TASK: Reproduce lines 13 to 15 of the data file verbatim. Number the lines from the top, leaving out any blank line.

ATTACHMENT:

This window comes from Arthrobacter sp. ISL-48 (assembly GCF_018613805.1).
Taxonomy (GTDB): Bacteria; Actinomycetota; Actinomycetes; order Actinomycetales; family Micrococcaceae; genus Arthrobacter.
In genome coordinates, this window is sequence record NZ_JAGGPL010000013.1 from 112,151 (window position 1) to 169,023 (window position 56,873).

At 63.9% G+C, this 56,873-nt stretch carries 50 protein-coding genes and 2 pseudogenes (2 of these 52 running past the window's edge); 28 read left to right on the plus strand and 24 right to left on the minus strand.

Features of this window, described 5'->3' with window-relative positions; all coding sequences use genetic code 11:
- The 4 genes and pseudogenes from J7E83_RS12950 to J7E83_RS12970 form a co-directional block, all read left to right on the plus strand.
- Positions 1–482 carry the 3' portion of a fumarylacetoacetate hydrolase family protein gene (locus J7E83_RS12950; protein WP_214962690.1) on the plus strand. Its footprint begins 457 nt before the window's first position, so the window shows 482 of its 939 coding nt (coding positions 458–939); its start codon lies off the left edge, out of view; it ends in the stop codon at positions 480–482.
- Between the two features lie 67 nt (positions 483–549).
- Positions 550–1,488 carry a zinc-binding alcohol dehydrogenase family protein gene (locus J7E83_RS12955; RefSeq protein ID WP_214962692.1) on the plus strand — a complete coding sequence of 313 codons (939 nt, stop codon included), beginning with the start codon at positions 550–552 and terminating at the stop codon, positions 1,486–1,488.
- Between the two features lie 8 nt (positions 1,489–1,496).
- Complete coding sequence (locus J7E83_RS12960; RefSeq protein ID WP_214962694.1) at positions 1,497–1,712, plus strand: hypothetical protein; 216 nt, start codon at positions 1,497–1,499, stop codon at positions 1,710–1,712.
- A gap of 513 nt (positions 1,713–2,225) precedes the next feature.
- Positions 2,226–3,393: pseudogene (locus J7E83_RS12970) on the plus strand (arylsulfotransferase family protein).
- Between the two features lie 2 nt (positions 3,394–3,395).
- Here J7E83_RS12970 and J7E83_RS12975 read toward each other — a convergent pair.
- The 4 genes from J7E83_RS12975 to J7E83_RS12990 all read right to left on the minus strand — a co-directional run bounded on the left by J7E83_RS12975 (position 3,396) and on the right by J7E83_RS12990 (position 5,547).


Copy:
- Positions 2,226–3,393: pseudogene (locus J7E83_RS12970) on the plus strand (arylsulfotransferase family protein).
- Between the two features lie 2 nt (positions 3,394–3,395).
- Here J7E83_RS12970 and J7E83_RS12975 read toward each other — a convergent pair.